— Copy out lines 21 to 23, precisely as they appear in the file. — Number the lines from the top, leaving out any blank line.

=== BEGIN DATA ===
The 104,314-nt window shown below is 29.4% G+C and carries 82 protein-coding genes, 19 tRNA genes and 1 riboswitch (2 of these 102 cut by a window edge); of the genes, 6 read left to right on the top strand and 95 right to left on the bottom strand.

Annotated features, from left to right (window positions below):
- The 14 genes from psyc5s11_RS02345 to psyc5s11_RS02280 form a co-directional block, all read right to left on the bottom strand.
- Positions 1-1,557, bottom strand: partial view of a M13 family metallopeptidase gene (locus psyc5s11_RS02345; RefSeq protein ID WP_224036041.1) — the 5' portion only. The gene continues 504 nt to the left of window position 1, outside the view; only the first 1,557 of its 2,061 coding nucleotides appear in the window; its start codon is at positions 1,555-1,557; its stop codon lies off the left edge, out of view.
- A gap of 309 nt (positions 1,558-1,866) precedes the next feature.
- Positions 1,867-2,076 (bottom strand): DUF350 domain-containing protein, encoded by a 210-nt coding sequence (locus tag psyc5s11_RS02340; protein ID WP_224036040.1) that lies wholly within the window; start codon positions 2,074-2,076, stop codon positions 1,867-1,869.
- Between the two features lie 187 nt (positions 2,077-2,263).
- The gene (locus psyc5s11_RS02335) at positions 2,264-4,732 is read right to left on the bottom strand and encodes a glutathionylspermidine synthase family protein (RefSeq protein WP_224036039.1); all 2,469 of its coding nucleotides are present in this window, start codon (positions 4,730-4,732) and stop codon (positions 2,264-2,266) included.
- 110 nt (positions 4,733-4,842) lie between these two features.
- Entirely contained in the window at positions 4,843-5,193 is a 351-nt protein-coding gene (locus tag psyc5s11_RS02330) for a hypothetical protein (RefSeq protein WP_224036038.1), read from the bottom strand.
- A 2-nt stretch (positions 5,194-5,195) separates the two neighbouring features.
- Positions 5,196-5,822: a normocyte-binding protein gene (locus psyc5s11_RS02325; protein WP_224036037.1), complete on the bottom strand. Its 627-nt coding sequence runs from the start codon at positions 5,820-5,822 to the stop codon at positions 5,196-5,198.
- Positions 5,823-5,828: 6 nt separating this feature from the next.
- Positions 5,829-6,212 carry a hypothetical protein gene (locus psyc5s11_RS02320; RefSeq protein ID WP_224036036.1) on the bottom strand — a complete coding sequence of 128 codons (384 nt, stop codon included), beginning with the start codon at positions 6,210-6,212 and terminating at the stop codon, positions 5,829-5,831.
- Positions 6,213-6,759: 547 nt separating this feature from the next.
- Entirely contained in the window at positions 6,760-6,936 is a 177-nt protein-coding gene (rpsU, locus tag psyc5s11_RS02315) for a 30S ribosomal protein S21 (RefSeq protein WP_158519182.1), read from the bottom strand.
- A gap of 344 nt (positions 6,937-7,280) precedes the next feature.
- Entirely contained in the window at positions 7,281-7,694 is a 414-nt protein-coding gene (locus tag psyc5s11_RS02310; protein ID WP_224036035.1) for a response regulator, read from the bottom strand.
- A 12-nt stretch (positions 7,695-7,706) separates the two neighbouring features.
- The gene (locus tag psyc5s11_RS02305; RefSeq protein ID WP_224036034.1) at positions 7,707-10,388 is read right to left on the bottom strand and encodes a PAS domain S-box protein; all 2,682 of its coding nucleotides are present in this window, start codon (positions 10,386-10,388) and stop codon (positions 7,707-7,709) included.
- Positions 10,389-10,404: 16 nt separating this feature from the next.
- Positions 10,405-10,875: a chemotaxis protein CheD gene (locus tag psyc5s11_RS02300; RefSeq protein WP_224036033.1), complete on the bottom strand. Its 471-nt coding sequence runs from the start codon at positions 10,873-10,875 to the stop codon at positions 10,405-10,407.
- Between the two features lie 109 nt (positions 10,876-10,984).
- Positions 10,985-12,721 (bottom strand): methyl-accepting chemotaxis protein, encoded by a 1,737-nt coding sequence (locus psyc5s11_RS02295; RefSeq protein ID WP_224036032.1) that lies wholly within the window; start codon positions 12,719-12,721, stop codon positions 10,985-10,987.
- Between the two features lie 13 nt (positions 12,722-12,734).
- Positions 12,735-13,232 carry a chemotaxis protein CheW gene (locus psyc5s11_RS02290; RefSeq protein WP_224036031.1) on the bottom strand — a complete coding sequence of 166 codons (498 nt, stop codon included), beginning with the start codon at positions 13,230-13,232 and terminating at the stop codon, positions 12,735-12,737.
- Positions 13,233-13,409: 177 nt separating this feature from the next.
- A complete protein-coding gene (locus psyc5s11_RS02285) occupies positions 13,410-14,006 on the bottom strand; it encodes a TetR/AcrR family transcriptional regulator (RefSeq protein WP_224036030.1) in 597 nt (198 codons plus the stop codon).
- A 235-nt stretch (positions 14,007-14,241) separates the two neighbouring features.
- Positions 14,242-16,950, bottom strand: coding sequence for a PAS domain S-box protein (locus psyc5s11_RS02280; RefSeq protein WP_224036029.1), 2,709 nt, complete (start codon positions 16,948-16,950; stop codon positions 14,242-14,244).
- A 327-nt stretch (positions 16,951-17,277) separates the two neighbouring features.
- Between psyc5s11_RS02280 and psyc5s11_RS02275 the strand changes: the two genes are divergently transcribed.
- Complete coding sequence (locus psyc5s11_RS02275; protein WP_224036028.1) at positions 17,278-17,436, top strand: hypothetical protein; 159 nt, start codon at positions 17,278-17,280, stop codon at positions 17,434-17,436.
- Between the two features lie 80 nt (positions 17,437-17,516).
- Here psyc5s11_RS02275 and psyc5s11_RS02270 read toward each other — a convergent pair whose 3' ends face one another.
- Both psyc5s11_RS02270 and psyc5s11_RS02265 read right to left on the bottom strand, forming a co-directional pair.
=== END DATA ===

- Positions 10,389-10,404: 16 nt separating this feature from the next.
- Positions 10,405-10,875: a chemotaxis protein CheD gene (locus tag psyc5s11_RS02300; RefSeq protein WP_224036033.1), complete on the bottom strand. Its 471-nt coding sequence runs from the start codon at positions 10,873-10,875 to the stop codon at positions 10,405-10,407.
- Between the two features lie 109 nt (positions 10,876-10,984).